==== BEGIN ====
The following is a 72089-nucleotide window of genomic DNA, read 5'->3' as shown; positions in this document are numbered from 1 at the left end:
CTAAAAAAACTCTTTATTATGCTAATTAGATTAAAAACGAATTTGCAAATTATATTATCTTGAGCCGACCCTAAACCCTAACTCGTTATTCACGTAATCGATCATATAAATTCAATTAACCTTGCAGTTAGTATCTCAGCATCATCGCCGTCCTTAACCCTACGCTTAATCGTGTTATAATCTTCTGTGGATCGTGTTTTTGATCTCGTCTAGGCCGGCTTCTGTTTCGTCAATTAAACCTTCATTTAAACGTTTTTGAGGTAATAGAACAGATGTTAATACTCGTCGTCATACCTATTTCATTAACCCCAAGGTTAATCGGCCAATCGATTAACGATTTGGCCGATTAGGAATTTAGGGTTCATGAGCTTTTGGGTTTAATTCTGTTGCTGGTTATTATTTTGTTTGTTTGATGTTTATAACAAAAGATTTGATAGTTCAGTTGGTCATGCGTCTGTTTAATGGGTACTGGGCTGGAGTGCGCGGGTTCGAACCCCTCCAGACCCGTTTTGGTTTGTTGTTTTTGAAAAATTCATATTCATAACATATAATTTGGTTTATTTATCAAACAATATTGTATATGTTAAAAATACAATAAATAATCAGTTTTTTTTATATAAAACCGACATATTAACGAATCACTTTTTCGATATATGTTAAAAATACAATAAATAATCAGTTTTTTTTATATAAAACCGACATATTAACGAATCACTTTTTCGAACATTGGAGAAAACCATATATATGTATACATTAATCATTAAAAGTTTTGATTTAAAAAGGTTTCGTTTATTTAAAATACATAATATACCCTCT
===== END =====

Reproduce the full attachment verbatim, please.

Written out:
The following is a 72089-nucleotide window of genomic DNA, read 5'->3' as shown; positions in this document are numbered from 1 at the left end:
CTAAAAAAACTCTTTATTATGCTAATTAGATTAAAAACGAATTTGCAAATTATATTATCTTGAGCCGACCCTAAACCCTAACTCGTTATTCACGTAATCGATCATATAAATTCAATTAACCTTGCAGTTAGTATCTCAGCATCATCGCCGTCCTTAACCCTACGCTTAATCGTGTTATAATCTTCTGTGGATCGTGTTTTTGATCTCGTCTAGGCCGGCTTCTGTTTCGTCAATTAAACCTTCATTTAAACGTTTTTGAGGTAATAGAACAGATGTTAATACTCGTCGTCATACCTATTTCATTAACCCCAAGGTTAATCGGCCAATCGATTAACGATTTGGCCGATTAGGAATTTAGGGTTCATGAGCTTTTGGGTTTAATTCTGTTGCTGGTTATTATTTTGTTTGTTTGATGTTTATAACAAAAGATTTGATAGTTCAGTTGGTCATGCGTCTGTTTAATGGGTACTGGGCTGGAGTGCGCGGGTTCGAACCCCTCCAGACCCGTTTTGGTTTGTTGTTTTTGAAAAATTCATATTCATAACATATAATTTGGTTTATTTATCAAACAATATTGTATATGTTAAAAATACAATAAATAATCAGTTTTTTTTATATAAAACCGACATATTAACGAATCACTTTTTCGATATATGTTAAAAATACAATAAATAATCAGTTTTTTTTATATAAAACCGACATATTAACGAATCACTTTTTCGAACATTGGAGAAAACCATATATATGTATACATTAATCATTAAAAGTTTTGATTTAAAAAGGTTTCGTTTATTTAAAATACATAATATACCCTCT